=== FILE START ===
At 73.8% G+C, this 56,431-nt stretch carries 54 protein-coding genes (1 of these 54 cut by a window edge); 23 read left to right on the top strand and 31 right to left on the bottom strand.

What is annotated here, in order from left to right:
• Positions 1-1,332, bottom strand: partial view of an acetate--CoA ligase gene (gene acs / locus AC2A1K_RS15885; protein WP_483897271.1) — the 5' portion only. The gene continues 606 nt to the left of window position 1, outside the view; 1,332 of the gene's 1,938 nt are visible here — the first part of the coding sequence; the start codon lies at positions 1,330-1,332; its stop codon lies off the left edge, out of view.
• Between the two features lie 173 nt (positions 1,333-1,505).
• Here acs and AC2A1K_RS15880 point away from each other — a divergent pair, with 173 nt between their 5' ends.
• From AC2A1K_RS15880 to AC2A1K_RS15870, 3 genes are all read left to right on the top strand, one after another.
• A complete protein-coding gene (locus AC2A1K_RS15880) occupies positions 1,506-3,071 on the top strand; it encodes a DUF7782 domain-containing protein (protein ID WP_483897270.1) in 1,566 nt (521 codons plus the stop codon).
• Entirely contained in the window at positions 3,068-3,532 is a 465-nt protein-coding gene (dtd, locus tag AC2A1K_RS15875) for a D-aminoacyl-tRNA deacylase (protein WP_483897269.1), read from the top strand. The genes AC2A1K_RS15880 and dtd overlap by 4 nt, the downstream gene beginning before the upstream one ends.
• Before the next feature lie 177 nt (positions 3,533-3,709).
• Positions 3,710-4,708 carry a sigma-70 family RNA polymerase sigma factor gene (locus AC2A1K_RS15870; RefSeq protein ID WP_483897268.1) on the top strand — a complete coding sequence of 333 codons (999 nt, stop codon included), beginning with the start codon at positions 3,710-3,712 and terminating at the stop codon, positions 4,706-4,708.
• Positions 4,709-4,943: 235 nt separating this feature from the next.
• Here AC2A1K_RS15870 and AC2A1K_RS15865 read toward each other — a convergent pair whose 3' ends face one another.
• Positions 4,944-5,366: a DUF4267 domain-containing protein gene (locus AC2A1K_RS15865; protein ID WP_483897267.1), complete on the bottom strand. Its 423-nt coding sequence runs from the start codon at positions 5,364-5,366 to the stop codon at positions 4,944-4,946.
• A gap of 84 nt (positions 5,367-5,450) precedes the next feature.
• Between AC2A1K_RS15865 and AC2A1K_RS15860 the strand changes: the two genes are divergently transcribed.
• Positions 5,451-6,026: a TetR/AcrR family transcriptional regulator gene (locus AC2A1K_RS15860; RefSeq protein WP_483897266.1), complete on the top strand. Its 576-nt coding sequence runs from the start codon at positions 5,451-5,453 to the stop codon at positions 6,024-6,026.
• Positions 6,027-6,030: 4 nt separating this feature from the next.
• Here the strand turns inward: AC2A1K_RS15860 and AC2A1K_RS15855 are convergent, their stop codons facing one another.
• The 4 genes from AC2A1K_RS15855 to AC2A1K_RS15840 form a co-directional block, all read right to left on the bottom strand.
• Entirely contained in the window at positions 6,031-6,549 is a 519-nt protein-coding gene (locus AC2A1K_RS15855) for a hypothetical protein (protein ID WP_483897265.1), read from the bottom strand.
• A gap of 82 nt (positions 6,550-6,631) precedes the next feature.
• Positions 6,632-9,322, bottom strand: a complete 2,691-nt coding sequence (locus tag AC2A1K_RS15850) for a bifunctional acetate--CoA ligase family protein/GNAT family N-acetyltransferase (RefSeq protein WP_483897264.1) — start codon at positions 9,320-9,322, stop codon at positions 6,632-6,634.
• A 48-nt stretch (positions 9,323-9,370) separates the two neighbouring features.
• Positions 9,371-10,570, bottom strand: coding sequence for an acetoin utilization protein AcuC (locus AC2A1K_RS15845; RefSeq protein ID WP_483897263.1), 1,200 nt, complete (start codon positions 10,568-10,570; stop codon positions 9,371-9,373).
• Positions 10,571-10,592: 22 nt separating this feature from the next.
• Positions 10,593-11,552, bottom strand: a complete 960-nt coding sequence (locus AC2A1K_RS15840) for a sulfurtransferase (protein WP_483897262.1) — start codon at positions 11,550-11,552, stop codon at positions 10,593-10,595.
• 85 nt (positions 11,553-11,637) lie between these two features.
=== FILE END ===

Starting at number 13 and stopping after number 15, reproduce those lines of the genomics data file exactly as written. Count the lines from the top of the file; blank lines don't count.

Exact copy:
• Positions 4,944-5,366: a DUF4267 domain-containing protein gene (locus AC2A1K_RS15865; protein ID WP_483897267.1), complete on the bottom strand. Its 423-nt coding sequence runs from the start codon at positions 5,364-5,366 to the stop codon at positions 4,944-4,946.
• A gap of 84 nt (positions 5,367-5,450) precedes the next feature.
• Between AC2A1K_RS15865 and AC2A1K_RS15860 the strand changes: the two genes are divergently transcribed.